The India Willoughby Interview

India Willoughby is an English newsreader, broadcaster, journalist and reality television personality. She is known for being Britain’s first transgender national television newsreader – reading the news on Channel 5. She now regularly appears on ITV’s Loose Women and on Good Morning Britain, giving SJWs hell, with Piers Morgan as backup. Country Squire’s James Bembridge went to meet her:

James:  Pre-2010 the only word I knew which described people who had changed sex was transsexual, then mid-2010s that changed to transgender and come 2019 there are apparently one hundred genders! For someone like myself who describes themselves as conservative – partly because I’m inherently suspicious of change – all this change in such a short period is not only overwhelming to me but, I’ll be honest, slightly frightening. It would be wonderful if you could help me and our audience try to navigate this new world where one misstep can seemingly lead to accusations of bigotry and even put people out of their livelihoods. So let’s start by how you would define trangenderism? Would you draw any boundaries to what constitutes being trans?

India: That, in essence is the very problem. What is transgender now? I can’t define it and I’m supposedly transgender. The criteria is so loose, I absolutely hate what it has become. I’m embarrassed by it, I just don’t want anything to do with the word and it’s not that I’m embarrassed about being trans or transsexual if you like, I’m actually proud of what I’ve been through because I managed to overcome my problems and sort myself out.

Historically, you had two words. You had transsexual, which was a medical condition and it’s still a medical condition, whether people believe it or not. People being born in the wrong body is a mismatch between what you have in your brain, your identity, who you are and the rest of you. You can’t have a brain transplant so the only way to bring things into alignment, and the medical profession accept this, is to change the body to match the mind. And then you had transvestites, which were people who dressed for various reasons and there’s absolutely nothing wrong with being transvestite – if that’s what you are, great. Actually I would rather have been a transvestite. I mean that hand on heart because there’s no hassle or trauma. If you want to dress up for whatever reason, then great, you can do that, you’re not actually hurting anyone .

James: That’s the insane thing now, people who would have been called transvestite can now call themselves transgender without going through the surgery.

India: This is what happens. In the LGBT world, three years ago – actually it was LBG at the time – they decided to embrace the T into their cause. They’ve decided that instead of having these different words, they will just have one word and they will just parcel everyone up, tie a ribbon on top and call us all transgender. Which is great for transvestites because all of a sudden, they have a credible term to go by. It’s a more accepting term but sadly for people who have a medical condition – and that’s what this is, a medical condition –  I am now grouped with Sam Smith who has no real discomfort or dysphoria; they are just having a great time.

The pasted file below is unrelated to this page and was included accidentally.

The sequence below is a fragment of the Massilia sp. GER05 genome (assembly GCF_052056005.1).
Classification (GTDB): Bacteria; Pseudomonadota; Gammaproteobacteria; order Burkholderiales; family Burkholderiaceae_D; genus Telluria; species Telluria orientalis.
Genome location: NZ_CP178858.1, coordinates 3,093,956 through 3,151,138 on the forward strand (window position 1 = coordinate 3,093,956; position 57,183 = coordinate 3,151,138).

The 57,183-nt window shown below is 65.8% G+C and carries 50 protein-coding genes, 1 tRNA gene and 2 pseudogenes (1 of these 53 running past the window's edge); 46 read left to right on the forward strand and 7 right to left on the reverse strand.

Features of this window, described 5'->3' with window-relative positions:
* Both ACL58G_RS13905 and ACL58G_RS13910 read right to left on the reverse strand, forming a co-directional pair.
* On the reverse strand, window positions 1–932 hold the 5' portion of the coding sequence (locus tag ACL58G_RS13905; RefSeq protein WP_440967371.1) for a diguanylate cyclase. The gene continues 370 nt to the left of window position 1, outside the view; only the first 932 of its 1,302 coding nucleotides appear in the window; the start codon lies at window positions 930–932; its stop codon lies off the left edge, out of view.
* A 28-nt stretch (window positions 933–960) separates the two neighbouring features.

James: I think that many people regard those like Sam Smith, who change their pronouns on a weekly basis, as just being narcissists.

India: A lot of celebs are doing it to gain currency. They’ve been gay and gay has sort of faded because all the battles have been won. Trans has come along and they see it as this hot topic. Sadly, and it is really sad, I know not all gay people are like this and a lot are equally as infuriated by it as I am.

James: I can attest to that.

India: They adopt trans like a new pair of shoes.

James: I did find it quite extraordinary to see, I think it was your latest appearance on Good Morning Britain, where Benjamin Butterworth of Pink News, as a gay man, was… I don’t know what the correct term would be, ‘mansplaining’ or ‘gaysplaining’ but he was trying to explain to you what it means to be trans when you yourself are a legitimate trans woman sat next to him.

India: It’s ludicrous, I’ve gone the whole nine yards, you know what I mean, Benjamin? I’ve been there from start to finish, I don’t need somebody to explain to me what people transitioning need or what they want. People who transition, people like me, we just want to fit into the world. I think this is the key difference. We totally believe there are two genders and there are two sexes, you’re one or the other. We happen to be the wrong one, we feel, so what we want to do is just jump ship and get on the other team and that’s it. We don’t want to change language or change signs above your doors or phrases, nor should everybody wear trousers in school, none of that nonsense!

James: These extreme activists aren’t trying to look for acceptance, they actively court attention and almost always make a circus show of themselves.

India: They are, and I think what’s happened is… well I won’t get in too deep because it’s such a dense and multi-layered topic…. but have you heard of something called queer theory?

James: Yes, I’ve heard several people refer to it, but I don’t fully understand what it means.

India: My whole life, hand on heart, I wasn’t gay. I was never attracted to men or ever had a gay experience or anything like that. When I first decided to become sort of public about transitioning, somebody got in touch with me and said, ‘we’re from Cumbria Pride and we’d like you to be our patron’. So I said that I don’t think I’m the right person because I don’t know anything about LBG and, to be honest, I’m just being upfront with you here, I don’t really think the T should necessarily be aligned with sexuality.

James: I don’t understand how we are connected either. Sexuality and gender are completely different.